How about queer communities?
For the queer community in Lahore we are slowly but surely building spaces of love, acceptance and compassion even when we face the violence of compulsory heterosexuality and natal rejection. This is violence faced from people closest to us. So, to heal and recover from it and build community that doesn’t replicate those toxic patterns is a slow and painstaking process. We are loving and courageously engaged in this process.

Do queer women feel supported by the feminist movement/s in Punjab and Pakistan?
The interface of the feminist movement and the queer movement is so important because we can’t do it alone. Feminist ethics, solidarity, poetry and openness that the women’s movement creates in society is foundational for queer acceptance. That is why some of our work focuses on how our queerness helped develop our feminist consciousness and how our feminism impacts our queerness.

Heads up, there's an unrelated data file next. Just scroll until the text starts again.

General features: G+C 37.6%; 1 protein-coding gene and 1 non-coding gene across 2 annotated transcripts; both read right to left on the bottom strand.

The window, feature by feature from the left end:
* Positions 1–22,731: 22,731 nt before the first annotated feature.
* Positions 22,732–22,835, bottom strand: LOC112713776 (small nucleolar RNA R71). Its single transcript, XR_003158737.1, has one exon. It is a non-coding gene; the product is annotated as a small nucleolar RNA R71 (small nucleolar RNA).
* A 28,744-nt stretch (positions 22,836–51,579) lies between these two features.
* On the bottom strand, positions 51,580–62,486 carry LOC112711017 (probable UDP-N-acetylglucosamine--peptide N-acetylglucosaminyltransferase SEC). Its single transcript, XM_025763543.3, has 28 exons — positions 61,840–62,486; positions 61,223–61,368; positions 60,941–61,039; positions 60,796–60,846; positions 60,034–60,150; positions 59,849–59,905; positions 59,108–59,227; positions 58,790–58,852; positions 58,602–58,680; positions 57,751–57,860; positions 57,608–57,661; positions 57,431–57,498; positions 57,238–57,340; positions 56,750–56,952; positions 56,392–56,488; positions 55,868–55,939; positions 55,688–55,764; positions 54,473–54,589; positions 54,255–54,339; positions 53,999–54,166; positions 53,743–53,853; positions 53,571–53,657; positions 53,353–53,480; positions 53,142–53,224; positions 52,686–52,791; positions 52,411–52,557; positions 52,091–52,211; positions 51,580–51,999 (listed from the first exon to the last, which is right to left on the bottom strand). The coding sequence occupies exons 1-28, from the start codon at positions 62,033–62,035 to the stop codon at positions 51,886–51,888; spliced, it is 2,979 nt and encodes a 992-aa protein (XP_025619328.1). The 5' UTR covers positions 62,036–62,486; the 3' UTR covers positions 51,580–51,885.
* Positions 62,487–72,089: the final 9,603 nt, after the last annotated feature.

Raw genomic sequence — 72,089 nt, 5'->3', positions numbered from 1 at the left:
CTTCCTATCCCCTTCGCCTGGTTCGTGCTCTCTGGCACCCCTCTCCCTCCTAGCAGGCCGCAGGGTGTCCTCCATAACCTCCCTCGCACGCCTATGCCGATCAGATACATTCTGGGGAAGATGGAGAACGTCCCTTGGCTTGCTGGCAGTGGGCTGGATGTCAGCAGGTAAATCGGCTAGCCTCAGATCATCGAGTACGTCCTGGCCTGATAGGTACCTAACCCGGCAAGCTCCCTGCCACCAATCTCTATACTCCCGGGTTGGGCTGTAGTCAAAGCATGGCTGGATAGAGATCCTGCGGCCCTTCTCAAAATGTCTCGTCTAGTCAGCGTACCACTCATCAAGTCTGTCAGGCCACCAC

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Kyla Pasha is poet and feminist activist based in Lahore. Her first volume of poetry, High Noon and the Body, was released in 2010. She is also the co-editor of Two Loves: Faiz’s Letters from Jail. Kyla researches religious life and national structures interfacing with sexuality; and is pursuing a PhD in Religious Studies at Arizona State University, focusing on ritual spaces and utopic longings in marginal Muslim communities. She is currently working on her second book of poems.

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Women Who Named the Unnamed
Pakistan’s & Local Women Heroes

Saturday, September 28, 2019
6 – 9 PM
Centre Stage
Surrey City Hall
13450 – 104 Avenue
Surrey, BC, Canada V3T 1V8
Phone: 604-591-4011

Buy your ticket online at this link:
tickets.surrey.ca
Tickets $25
Box Office : 604-501-5566

More information
Women-who-named-the-unnamed
In-gratitude-we-celebrate-our-women-heroes
View our objectives and goals.

We gratefully acknowledge
that we are on the unceded Coast Salish territories of
the Semiahmoo, Katzie, Kwikwetlem, Kwantlen,
Qayqayt, Tsawwassen, Musqueam,
Squamish and Tsleil-Waututh First Nations.

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Pakistan’s Women Heroes : Madeeha Gauhar

Women who Named the Unnamed
Tribute to the Brilliance

Madeeha Gauhar (1956-2018)
theatre director/producer/actor

By Hina Imam & Saroop Soofi

She did not just swim against the tide, she turned the tide.